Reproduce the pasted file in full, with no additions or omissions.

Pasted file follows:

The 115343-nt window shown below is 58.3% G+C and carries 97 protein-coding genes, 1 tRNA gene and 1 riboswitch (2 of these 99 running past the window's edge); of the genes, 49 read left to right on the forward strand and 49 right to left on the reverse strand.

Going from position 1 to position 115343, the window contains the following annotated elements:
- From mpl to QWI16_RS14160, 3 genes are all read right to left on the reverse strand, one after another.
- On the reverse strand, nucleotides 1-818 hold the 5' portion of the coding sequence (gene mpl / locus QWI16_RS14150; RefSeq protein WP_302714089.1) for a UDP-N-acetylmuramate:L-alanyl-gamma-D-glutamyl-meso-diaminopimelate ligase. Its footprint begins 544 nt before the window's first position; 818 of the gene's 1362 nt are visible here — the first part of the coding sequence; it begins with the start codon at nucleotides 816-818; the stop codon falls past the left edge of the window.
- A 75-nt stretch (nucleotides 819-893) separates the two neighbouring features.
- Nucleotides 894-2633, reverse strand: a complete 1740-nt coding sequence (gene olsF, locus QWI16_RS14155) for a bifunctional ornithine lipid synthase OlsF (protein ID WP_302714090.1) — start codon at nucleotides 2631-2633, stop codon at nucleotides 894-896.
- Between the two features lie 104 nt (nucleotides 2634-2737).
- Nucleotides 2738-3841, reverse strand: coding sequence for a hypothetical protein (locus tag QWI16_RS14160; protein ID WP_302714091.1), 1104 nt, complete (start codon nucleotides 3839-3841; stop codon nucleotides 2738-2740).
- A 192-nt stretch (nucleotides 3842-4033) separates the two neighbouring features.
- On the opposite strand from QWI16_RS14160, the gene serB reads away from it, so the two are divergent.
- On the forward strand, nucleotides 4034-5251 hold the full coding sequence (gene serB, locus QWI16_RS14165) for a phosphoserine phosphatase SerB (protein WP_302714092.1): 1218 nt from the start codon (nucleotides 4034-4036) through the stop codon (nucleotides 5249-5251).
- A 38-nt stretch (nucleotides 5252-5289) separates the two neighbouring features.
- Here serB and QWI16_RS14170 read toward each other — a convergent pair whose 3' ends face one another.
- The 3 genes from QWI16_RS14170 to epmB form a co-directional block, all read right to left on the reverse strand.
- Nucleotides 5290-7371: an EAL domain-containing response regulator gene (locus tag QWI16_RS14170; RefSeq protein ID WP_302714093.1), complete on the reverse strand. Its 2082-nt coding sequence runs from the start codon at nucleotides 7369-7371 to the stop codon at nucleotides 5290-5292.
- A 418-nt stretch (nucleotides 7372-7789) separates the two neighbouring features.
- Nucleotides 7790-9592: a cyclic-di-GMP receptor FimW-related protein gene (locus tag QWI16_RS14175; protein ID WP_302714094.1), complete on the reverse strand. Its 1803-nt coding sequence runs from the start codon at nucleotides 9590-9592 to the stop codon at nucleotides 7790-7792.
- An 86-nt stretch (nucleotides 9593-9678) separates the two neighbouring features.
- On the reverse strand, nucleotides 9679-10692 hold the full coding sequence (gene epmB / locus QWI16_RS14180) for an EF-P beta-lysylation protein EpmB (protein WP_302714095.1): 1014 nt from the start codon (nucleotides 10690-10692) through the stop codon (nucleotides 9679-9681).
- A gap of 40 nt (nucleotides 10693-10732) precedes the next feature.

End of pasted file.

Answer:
The 115343-nt window shown below is 58.3% G+C and carries 97 protein-coding genes, 1 tRNA gene and 1 riboswitch (2 of these 99 running past the window's edge); of the genes, 49 read left to right on the forward strand and 49 right to left on the reverse strand.

Going from position 1 to position 115343, the window contains the following annotated elements:
- From mpl to QWI16_RS14160, 3 genes are all read right to left on the reverse strand, one after another.
- On the reverse strand, nucleotides 1-818 hold the 5' portion of the coding sequence (gene mpl / locus QWI16_RS14150; RefSeq protein WP_302714089.1) for a UDP-N-acetylmuramate:L-alanyl-gamma-D-glutamyl-meso-diaminopimelate ligase. Its footprint begins 544 nt before the window's first position; 818 of the gene's 1362 nt are visible here — the first part of the coding sequence; it begins with the start codon at nucleotides 816-818; the stop codon falls past the left edge of the window.
- A 75-nt stretch (nucleotides 819-893) separates the two neighbouring features.
- Nucleotides 894-2633, reverse strand: a complete 1740-nt coding sequence (gene olsF, locus QWI16_RS14155) for a bifunctional ornithine lipid synthase OlsF (protein ID WP_302714090.1) — start codon at nucleotides 2631-2633, stop codon at nucleotides 894-896.
- Between the two features lie 104 nt (nucleotides 2634-2737).
- Nucleotides 2738-3841, reverse strand: coding sequence for a hypothetical protein (locus tag QWI16_RS14160; protein ID WP_302714091.1), 1104 nt, complete (start codon nucleotides 3839-3841; stop codon nucleotides 2738-2740).
- A 192-nt stretch (nucleotides 3842-4033) separates the two neighbouring features.
- On the opposite strand from QWI16_RS14160, the gene serB reads away from it, so the two are divergent.
- On the forward strand, nucleotides 4034-5251 hold the full coding sequence (gene serB, locus QWI16_RS14165) for a phosphoserine phosphatase SerB (protein WP_302714092.1): 1218 nt from the start codon (nucleotides 4034-4036) through the stop codon (nucleotides 5249-5251).
- A 38-nt stretch (nucleotides 5252-5289) separates the two neighbouring features.
- Here serB and QWI16_RS14170 read toward each other — a convergent pair whose 3' ends face one another.
- The 3 genes from QWI16_RS14170 to epmB form a co-directional block, all read right to left on the reverse strand.
- Nucleotides 5290-7371: an EAL domain-containing response regulator gene (locus tag QWI16_RS14170; RefSeq protein ID WP_302714093.1), complete on the reverse strand. Its 2082-nt coding sequence runs from the start codon at nucleotides 7369-7371 to the stop codon at nucleotides 5290-5292.
- A 418-nt stretch (nucleotides 7372-7789) separates the two neighbouring features.
- Nucleotides 7790-9592: a cyclic-di-GMP receptor FimW-related protein gene (locus tag QWI16_RS14175; protein ID WP_302714094.1), complete on the reverse strand. Its 1803-nt coding sequence runs from the start codon at nucleotides 9590-9592 to the stop codon at nucleotides 7790-7792.
- An 86-nt stretch (nucleotides 9593-9678) separates the two neighbouring features.
- On the reverse strand, nucleotides 9679-10692 hold the full coding sequence (gene epmB / locus QWI16_RS14180) for an EF-P beta-lysylation protein EpmB (protein WP_302714095.1): 1014 nt from the start codon (nucleotides 10690-10692) through the stop codon (nucleotides 9679-9681).
- A gap of 40 nt (nucleotides 10693-10732) precedes the next feature.